KENT: Robin Turner said he didn’t fully understand the retirement consequences of running for City Council two years ago.
But his elected post has brought him to his 25th year as a public employee, and the only way he can collect benefits due him through the Public Employees Retirement System is to give up his at-large seat.
Citing the technicality, Turner resigned last week, adding that there is a “very strong possibility” that he will run for office again next year when he can legally collect a pension and sit on the council.
Turner said he’s proud of what the city has accomplished during his tenure, and proud of the issues he advocated for, even though he was on the losing end of some of those efforts.
Still, “I feel I have not met the objectives I established for myself,” he said, explaining why he may run when Kent’s three at-large seats are up for grabs again in 2013.
Turner was first appointed to the council in 2008 after the death of longtime councilman Bill Schultz.
“Bill was a close friend of mine and a mentor, and he suggested to me if he had to leave office, maybe I should seek the position,” Turner said.
The majority of the council agreed, and he was appointed over 15 other applicants.
Turner successfully ran to retain his seat in 2009.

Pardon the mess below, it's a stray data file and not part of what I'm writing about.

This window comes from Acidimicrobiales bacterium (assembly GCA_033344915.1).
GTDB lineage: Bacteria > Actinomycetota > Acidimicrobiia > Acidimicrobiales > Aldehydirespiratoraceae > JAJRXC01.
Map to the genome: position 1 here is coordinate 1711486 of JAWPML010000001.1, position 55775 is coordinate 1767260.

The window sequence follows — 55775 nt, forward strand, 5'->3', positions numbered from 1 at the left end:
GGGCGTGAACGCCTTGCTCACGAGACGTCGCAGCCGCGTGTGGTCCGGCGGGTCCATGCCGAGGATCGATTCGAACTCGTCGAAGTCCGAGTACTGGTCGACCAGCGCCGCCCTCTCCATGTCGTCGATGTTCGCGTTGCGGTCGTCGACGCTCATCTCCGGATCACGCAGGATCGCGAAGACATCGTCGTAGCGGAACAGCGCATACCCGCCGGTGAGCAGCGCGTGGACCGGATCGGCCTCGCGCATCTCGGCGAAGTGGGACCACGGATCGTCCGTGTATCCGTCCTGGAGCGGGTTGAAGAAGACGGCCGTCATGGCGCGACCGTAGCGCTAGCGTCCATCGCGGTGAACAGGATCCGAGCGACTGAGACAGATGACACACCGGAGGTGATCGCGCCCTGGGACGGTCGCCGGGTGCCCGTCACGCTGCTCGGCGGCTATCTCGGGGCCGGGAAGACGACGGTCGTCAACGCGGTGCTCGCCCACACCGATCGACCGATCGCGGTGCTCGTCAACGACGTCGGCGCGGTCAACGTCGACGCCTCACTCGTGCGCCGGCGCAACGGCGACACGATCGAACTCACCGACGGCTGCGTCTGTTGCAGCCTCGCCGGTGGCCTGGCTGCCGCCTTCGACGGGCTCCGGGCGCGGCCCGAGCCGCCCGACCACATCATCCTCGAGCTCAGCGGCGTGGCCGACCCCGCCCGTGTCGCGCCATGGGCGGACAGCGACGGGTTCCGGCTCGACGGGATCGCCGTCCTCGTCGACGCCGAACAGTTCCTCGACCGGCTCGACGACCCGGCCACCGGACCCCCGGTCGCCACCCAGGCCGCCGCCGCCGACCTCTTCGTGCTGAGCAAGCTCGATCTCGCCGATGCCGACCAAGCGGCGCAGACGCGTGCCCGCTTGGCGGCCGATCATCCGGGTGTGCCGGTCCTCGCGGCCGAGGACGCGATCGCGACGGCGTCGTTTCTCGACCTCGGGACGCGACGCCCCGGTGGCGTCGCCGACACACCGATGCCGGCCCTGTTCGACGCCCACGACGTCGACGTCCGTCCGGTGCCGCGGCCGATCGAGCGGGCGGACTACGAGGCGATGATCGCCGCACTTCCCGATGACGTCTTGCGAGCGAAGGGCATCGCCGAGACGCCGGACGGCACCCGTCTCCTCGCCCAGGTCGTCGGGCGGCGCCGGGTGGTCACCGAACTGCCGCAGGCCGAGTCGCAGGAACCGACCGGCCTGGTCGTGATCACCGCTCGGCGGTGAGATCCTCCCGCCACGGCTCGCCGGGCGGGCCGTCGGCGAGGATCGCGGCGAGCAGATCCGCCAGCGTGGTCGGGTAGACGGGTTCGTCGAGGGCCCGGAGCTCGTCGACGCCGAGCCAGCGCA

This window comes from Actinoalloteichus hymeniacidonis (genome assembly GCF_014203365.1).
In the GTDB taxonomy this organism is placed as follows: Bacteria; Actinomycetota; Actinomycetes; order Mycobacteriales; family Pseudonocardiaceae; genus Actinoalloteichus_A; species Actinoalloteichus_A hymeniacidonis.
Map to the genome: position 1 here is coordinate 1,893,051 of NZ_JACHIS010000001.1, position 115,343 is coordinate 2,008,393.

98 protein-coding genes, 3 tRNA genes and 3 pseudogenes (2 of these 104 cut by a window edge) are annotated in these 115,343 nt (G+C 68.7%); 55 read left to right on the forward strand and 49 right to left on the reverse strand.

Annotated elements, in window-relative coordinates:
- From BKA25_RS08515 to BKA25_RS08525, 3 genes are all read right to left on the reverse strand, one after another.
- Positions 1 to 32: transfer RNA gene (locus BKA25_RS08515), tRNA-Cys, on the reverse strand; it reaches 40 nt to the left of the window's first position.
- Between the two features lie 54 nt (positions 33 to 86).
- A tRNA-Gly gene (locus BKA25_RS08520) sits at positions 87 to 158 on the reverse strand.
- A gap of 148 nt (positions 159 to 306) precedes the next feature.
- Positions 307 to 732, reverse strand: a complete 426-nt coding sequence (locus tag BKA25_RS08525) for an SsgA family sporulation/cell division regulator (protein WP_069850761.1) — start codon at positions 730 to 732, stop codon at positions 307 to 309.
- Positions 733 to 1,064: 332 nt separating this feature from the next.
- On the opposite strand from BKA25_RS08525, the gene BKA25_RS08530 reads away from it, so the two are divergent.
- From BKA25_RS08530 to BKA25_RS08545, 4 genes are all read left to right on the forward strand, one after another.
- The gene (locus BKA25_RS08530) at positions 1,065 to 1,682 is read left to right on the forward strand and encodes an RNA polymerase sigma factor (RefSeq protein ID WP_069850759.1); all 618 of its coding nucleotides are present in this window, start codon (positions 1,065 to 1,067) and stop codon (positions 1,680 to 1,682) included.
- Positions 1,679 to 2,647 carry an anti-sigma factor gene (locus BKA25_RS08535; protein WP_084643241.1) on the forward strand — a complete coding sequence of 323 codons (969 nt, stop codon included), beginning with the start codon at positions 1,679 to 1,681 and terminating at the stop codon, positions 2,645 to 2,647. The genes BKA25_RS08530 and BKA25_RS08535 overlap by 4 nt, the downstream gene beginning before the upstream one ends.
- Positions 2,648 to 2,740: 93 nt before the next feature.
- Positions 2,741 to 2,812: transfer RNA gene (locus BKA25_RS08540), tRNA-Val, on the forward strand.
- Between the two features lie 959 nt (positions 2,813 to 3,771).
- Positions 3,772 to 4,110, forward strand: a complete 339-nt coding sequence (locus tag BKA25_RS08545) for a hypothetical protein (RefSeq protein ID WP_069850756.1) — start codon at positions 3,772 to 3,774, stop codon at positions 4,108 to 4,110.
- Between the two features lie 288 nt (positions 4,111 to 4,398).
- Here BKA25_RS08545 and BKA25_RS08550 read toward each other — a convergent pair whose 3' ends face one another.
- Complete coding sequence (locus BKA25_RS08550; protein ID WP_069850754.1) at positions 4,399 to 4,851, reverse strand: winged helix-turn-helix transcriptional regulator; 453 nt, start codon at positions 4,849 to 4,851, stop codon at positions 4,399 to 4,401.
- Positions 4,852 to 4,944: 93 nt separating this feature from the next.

Because Turner spent 20.5 years with the Portage County Auditor’s Office — he left in 1997 as director of the Weights and Measures Department — his 4½ years on the council brought him the 25 years needed to retire.
“It wasn’t anything that really registered,” Turner said of his decision to run for office. “But anybody who retires has to leave or separate from their position, and my position happens to be of a public official.”
Turner was the city’s most public face in 2011 when nearly 250 elderly residents were evicted from Silver Oaks Place, a retirement community sold to a student housing developer.
He rallied with the residents and helped advocate for those who needed more time to relocate.
“It was a proud moment for me to be able to champion their cause when their community was torn asunder,” Turner said.
He publicly opposed measures to increase inspections of owner-occupied dwellings and the registration of all rental property. City Council passed those efforts, “but I was proud I stood up and fought what I saw as more intrusive government.”
Turner has sought to use his influence to push job training programs and try to get the city to hire local workers for tax-funded projects.
He said he was also thrilled to be part of the city’s effort to transform downtown.
Despite the recession, city staff, public officials, Kent State University and private developers have teamed up on a $100 million makeover that has “made downtown one of the envies of Northeast Ohio, if not the state.”
“Along with the people of Kent who backed us up on that, it’s one of the things I’m most proud of,” Turner said.
City Council will accept applications for Turner’s seat, which expires at the end of 2013, beginning Monday.
Applications are due by 4 p.m. on Nov. 20, with interviews and an appointment likely on Nov. 28.
A link to an application is expected to be available beginning Monday at www.kent ohio.org.